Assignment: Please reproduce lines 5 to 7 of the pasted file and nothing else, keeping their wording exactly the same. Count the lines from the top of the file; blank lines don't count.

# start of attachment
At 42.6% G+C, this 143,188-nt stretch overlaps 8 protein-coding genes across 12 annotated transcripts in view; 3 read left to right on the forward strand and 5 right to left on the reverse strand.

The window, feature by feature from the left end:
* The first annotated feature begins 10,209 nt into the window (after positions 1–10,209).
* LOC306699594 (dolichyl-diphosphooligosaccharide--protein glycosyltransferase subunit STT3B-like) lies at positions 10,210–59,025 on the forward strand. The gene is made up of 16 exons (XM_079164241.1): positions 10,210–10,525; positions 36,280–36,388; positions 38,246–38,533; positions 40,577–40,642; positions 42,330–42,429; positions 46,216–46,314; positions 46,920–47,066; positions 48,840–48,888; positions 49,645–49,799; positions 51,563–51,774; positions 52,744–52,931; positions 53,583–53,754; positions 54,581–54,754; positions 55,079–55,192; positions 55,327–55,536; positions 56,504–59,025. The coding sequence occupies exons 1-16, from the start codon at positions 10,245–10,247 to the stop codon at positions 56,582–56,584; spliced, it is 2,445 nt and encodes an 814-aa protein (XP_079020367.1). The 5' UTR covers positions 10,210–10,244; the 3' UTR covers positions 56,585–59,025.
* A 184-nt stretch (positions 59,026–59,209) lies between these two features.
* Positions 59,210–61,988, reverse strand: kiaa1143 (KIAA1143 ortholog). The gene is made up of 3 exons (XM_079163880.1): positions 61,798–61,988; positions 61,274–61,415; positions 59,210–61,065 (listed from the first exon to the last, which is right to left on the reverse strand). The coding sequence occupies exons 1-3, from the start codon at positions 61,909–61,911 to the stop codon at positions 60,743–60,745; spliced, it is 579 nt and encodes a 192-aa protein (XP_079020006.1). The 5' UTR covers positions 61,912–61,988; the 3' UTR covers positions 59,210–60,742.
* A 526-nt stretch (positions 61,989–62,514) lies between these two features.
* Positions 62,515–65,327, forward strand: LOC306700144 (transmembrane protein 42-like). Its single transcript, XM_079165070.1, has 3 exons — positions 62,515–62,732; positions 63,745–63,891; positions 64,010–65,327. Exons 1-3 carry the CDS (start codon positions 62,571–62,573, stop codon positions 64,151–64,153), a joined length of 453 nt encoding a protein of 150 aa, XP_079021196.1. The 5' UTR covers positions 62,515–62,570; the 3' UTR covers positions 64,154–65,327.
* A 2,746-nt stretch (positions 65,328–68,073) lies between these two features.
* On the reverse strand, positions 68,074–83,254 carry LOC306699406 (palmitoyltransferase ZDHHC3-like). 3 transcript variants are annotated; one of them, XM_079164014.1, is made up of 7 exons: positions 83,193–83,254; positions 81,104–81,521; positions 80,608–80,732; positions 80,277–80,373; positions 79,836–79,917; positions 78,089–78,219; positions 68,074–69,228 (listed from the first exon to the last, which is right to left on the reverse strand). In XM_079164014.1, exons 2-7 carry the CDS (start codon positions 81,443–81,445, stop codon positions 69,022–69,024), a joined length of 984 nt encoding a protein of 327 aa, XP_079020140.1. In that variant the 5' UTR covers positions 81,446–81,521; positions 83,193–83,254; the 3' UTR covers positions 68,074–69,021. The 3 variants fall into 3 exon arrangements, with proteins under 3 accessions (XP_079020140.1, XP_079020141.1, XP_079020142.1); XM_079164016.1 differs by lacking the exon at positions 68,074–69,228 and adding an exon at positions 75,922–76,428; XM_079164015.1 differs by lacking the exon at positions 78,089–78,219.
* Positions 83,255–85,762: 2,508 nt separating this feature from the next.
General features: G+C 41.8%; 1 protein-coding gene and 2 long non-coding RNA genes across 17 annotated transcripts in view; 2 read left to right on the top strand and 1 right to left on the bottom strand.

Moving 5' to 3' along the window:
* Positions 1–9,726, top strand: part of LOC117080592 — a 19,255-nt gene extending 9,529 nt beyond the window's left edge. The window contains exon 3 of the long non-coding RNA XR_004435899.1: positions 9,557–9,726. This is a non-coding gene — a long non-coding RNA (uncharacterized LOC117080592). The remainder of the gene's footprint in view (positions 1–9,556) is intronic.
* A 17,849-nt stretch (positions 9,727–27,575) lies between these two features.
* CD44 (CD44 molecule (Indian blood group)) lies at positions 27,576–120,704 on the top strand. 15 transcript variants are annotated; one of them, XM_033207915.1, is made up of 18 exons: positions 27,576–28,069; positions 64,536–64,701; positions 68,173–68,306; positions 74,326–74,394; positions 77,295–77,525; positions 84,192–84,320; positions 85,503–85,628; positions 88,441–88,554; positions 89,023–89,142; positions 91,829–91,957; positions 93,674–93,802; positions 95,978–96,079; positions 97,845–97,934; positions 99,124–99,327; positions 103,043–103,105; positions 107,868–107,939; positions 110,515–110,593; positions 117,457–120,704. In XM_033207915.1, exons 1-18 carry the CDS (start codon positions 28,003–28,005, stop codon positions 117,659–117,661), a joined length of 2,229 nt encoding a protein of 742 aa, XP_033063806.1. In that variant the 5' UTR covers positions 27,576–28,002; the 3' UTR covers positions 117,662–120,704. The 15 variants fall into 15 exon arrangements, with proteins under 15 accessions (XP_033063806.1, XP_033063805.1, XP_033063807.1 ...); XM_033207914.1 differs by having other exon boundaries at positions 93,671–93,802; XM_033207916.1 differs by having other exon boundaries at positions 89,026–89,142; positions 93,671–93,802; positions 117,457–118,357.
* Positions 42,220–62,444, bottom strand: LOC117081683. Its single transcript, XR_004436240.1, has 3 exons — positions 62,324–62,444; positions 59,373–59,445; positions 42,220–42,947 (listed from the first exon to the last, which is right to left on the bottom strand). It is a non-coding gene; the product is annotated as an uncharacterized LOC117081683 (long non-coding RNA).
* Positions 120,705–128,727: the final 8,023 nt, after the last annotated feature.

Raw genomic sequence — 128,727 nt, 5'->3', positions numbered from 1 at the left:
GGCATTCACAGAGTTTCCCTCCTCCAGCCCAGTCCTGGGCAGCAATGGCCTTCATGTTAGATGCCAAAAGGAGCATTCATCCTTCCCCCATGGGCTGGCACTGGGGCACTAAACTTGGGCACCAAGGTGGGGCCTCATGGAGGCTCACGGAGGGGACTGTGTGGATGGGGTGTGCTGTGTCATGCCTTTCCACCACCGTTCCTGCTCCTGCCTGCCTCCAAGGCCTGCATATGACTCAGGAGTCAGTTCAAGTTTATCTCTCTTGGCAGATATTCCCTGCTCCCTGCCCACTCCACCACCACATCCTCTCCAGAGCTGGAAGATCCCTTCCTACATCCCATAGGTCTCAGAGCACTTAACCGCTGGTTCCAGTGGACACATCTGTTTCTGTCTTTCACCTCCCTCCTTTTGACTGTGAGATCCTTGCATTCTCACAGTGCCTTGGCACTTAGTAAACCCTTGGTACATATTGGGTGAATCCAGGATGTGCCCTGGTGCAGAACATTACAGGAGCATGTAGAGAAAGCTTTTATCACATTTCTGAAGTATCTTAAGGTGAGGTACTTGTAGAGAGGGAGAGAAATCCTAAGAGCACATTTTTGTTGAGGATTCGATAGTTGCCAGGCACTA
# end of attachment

* A 184-nt stretch (positions 59,026–59,209) lies between these two features.
* Positions 59,210–61,988, reverse strand: kiaa1143 (KIAA1143 ortholog). The gene is made up of 3 exons (XM_079163880.1): positions 61,798–61,988; positions 61,274–61,415; positions 59,210–61,065 (listed from the first exon to the last, which is right to left on the reverse strand). The coding sequence occupies exons 1-3, from the start codon at positions 61,909–61,911 to the stop codon at positions 60,743–60,745; spliced, it is 579 nt and encodes a 192-aa protein (XP_079020006.1). The 5' UTR covers positions 61,912–61,988; the 3' UTR covers positions 59,210–60,742.
* A 526-nt stretch (positions 61,989–62,514) lies between these two features.